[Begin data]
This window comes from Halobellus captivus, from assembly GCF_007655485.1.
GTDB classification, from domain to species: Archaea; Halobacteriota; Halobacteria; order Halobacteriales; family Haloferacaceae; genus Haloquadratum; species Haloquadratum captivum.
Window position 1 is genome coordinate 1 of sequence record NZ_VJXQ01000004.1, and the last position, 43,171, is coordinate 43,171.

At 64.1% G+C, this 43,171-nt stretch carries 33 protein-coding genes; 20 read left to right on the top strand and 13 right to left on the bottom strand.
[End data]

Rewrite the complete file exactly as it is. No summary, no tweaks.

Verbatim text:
This window comes from Halobellus captivus, from assembly GCF_007655485.1.
GTDB classification, from domain to species: Archaea; Halobacteriota; Halobacteria; order Halobacteriales; family Haloferacaceae; genus Haloquadratum; species Haloquadratum captivum.
Window position 1 is genome coordinate 1 of sequence record NZ_VJXQ01000004.1, and the last position, 43,171, is coordinate 43,171.

At 64.1% G+C, this 43,171-nt stretch carries 33 protein-coding genes; 20 read left to right on the top strand and 13 right to left on the bottom strand.